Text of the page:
Repairing motors for companies in the petrochemical industry
Every year, German companies invest 2–4% of their original capital costs in maintaining their production plant. This investment pays for itself, as any downtime can have serious consequences for an industrial plant. Even short stoppages cost a company time and money, can damage their reputation, and also cause customers to feel dissatisfied and lose confidence in them.
One worst-case scenario occurred at a petrochemical company in the Ruhr region in early 2016, when a faulty winding in an ageing motor shut a high-pressure reciprocating compressor down and resulted in the whole production plant completely closing down.
Aiming to keep financial losses as low as possible, the company decided against rebuilding, which could have taken around a year due to the unique design of the defective motor. Instead, they hoped to find a company to repair it quickly; but looking for the right partner proved to be anything but simple, as the motor’s age and specific characteristics required special expert knowledge.
Low speed, high torque
This highly robust 12-tonne motor, measuring 3500 x 3000 x 2200 mm (length x width x height) was made by AEG for use in petrochemicals in 1972. Its combination of relatively low speed and very high torque, which is atypical of motors today, was uncommon and its like had not been made for many years.
Additionally, the motor’s explosion-proof design meant that its windings were subject to special limits, which were officially certified at the manufacturing plant. Designed for maximum safety and efficiency, there are very few companies capable of successfully producing a motor to this specification.
AEG, the original manufacturer, ceased production in 1996 but a company based in the same chemical park reported that it had been working successfully with BENNING for over ten years.
Time factor decisive
As soon as BENNING was contacted, it was clear that time was key. After extensive negotiations in which special bonuses were promised for getting the motor up and running quickly, BENNING agreed to deliver in three months: a time span that was very tight for a project like this, but which BENNING achieved by deploying several of its electrical
machinery employees. Transferring the motor undamaged from the petrochemical company to BENNING was a challenge as the carrier truck required a special device to secure the load. Once the motor reached BENNING’s works in Bocholt, the protective switchgear cover, pipes and steel supports were removed carefully to avoid damaging them.
Over 1000 working hours
The repairs turned out to involve considerably more working hours than if repairing a standard motor. BENNING worked non-stop over six weekends and spent over 1000 hours on the job, working continuously in two – sometimes three – shifts making coils, winding and assembly. Day in, day out, using today's materials and without compromising on quality, BENNING had to recreate the old solutions and elements that the motor used. Flat copper wire was made specially, for example, as it’s no longer readily available in this form. The repair work was made even more difficult as there was no motor documentation.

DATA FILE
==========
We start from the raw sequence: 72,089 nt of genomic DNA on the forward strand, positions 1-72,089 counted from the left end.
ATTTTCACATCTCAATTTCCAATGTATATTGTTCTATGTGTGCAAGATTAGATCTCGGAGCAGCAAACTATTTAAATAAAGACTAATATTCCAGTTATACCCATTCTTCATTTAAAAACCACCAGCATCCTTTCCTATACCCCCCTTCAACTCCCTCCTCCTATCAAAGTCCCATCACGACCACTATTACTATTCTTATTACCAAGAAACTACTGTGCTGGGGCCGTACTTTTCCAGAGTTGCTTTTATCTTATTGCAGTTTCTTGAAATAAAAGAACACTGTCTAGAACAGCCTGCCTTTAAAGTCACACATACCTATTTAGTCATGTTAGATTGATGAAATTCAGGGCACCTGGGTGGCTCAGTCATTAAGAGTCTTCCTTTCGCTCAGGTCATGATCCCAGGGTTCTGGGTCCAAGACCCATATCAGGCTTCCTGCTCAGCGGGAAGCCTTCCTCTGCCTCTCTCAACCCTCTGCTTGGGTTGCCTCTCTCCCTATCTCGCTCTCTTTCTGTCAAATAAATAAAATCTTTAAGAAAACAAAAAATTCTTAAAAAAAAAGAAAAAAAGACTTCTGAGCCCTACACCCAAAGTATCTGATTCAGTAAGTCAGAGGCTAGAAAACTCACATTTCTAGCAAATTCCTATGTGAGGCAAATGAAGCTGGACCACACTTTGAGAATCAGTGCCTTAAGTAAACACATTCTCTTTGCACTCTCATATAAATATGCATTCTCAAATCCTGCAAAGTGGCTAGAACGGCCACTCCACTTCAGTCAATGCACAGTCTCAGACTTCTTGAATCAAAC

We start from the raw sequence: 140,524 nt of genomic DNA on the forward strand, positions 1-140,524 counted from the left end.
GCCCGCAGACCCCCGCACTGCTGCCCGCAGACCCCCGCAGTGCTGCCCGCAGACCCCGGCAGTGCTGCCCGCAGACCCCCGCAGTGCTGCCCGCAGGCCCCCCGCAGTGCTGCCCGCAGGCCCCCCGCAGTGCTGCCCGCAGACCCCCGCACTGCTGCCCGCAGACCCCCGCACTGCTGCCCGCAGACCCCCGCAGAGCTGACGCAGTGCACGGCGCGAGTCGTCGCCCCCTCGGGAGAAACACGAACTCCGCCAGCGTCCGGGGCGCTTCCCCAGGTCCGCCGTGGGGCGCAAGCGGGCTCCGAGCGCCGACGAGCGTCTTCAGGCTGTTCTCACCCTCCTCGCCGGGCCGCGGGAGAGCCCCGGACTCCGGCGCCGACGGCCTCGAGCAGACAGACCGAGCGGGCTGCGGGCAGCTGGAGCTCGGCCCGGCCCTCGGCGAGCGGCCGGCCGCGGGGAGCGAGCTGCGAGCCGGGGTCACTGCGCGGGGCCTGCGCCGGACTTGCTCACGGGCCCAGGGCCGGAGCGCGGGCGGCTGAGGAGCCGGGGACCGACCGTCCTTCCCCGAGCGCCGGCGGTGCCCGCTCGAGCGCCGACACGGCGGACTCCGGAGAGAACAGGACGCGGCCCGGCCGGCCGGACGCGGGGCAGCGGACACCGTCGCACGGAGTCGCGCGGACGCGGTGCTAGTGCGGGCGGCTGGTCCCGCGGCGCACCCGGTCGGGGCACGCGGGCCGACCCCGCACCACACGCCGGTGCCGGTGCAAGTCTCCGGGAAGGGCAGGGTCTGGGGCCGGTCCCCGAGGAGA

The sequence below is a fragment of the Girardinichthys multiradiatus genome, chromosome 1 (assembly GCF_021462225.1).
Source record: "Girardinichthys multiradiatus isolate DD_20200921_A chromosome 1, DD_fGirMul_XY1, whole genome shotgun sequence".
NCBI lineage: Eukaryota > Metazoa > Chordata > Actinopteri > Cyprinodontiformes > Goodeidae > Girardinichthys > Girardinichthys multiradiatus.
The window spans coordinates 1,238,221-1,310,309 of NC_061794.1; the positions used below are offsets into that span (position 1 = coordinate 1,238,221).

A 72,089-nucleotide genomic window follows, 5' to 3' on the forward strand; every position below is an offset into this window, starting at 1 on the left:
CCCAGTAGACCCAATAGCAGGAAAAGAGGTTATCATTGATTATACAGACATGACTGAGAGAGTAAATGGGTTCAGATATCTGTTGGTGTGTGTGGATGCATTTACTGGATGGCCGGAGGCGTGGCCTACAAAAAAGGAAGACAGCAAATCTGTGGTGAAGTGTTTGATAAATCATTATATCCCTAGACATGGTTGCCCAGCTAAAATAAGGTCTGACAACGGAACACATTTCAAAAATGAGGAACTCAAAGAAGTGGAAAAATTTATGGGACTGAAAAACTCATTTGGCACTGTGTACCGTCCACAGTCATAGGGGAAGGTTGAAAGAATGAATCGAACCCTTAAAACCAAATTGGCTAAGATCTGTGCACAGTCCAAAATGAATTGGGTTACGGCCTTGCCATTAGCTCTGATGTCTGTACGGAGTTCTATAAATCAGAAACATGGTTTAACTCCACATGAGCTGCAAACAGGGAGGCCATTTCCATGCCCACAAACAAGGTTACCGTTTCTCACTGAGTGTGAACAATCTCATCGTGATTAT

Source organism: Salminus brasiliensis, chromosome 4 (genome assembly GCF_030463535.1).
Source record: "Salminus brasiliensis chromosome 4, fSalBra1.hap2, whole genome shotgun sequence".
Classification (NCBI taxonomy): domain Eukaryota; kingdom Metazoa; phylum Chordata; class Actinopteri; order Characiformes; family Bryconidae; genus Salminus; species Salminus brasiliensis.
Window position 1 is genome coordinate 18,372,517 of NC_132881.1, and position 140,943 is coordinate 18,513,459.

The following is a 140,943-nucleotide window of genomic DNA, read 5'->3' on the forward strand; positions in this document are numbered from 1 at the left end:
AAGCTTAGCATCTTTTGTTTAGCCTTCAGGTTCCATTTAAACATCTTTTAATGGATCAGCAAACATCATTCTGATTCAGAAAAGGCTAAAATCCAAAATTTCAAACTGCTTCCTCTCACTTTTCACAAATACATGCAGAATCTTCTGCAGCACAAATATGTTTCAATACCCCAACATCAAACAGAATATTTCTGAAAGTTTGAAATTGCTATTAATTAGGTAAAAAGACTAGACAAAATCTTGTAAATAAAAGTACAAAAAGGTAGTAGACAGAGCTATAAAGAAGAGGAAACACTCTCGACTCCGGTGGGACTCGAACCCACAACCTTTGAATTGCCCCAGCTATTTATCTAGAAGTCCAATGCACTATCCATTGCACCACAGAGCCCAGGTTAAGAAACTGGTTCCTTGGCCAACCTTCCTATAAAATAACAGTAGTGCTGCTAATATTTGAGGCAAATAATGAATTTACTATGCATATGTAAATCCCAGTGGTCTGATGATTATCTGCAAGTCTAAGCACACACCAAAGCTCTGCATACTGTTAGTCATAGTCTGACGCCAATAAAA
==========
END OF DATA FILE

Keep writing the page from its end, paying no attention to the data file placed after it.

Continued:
This is normally produced when making a motor and is used to record relevant details of how it works and what it can do, so that any future work can be done more quickly and easily. Instead, BENNING had to produce new, detailed documentation through reverse engineering, as it took the motor apart and recorded a range of electrical and mechanical measurements and recalculated all the winding data. The documentation also included precisely reviewing the air-gap monitoring winding: this is a device that monitors the air gap between stator and rotor. If the gap is irregular, which could damage the
bearings if it changes its alignment, for example, then an alarm would be raised. Again, BENNING had to remake this winding from scratch and check the data involved by way of calculation to ensure it was feasible first.
BENNING`s client sent a quality acceptance engineer to the work of BENNING at regular points to see how the repairs were progressing and record them on-site, so he was always able to verify that BENNING was on schedule at all times. The repairs and installing the motor went smoothly, so not only did BENNING keep to the dates agreed on commissioning, it also managed to bring forward the full implementation to the start of July – originally planned for mid-July 2016.
Proof of the client’s satisfaction was apparent as this project led to a follow-up order. Using BENNING’s preventive service, BENNING now ensures downtimes of any kind can be detected and avoided in good time: a major contributor to ensuring that the operating processes run continuously in future – significantly minimising downtimes and risks.